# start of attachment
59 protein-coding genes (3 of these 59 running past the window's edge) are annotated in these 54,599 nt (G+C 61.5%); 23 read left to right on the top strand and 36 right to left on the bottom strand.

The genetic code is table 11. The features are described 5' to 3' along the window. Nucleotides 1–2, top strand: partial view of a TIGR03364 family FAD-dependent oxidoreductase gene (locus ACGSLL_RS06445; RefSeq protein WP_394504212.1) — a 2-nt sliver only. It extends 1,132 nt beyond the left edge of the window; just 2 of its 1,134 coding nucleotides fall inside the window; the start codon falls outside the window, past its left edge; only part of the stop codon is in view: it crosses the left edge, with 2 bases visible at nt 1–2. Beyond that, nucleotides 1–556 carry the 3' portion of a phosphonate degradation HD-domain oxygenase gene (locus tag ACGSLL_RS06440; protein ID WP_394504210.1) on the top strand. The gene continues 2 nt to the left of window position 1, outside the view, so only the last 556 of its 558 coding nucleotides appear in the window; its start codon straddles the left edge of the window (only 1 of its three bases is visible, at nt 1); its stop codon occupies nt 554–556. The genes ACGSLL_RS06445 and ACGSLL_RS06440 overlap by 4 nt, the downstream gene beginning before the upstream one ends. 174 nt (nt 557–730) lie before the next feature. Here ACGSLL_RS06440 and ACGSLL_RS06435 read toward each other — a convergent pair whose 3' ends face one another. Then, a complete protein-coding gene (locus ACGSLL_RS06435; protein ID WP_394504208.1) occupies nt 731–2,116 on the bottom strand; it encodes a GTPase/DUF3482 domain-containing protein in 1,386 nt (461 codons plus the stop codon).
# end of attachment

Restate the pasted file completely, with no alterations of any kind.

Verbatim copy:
59 protein-coding genes (3 of these 59 running past the window's edge) are annotated in these 54,599 nt (G+C 61.5%); 23 read left to right on the top strand and 36 right to left on the bottom strand.

The genetic code is table 11. The features are described 5' to 3' along the window. Nucleotides 1–2, top strand: partial view of a TIGR03364 family FAD-dependent oxidoreductase gene (locus ACGSLL_RS06445; RefSeq protein WP_394504212.1) — a 2-nt sliver only. It extends 1,132 nt beyond the left edge of the window; just 2 of its 1,134 coding nucleotides fall inside the window; the start codon falls outside the window, past its left edge; only part of the stop codon is in view: it crosses the left edge, with 2 bases visible at nt 1–2. Beyond that, nucleotides 1–556 carry the 3' portion of a phosphonate degradation HD-domain oxygenase gene (locus tag ACGSLL_RS06440; protein ID WP_394504210.1) on the top strand. The gene continues 2 nt to the left of window position 1, outside the view, so only the last 556 of its 558 coding nucleotides appear in the window; its start codon straddles the left edge of the window (only 1 of its three bases is visible, at nt 1); its stop codon occupies nt 554–556. The genes ACGSLL_RS06445 and ACGSLL_RS06440 overlap by 4 nt, the downstream gene beginning before the upstream one ends. 174 nt (nt 557–730) lie before the next feature. Here ACGSLL_RS06440 and ACGSLL_RS06435 read toward each other — a convergent pair whose 3' ends face one another. Then, a complete protein-coding gene (locus ACGSLL_RS06435; protein ID WP_394504208.1) occupies nt 731–2,116 on the bottom strand; it encodes a GTPase/DUF3482 domain-containing protein in 1,386 nt (461 codons plus the stop codon).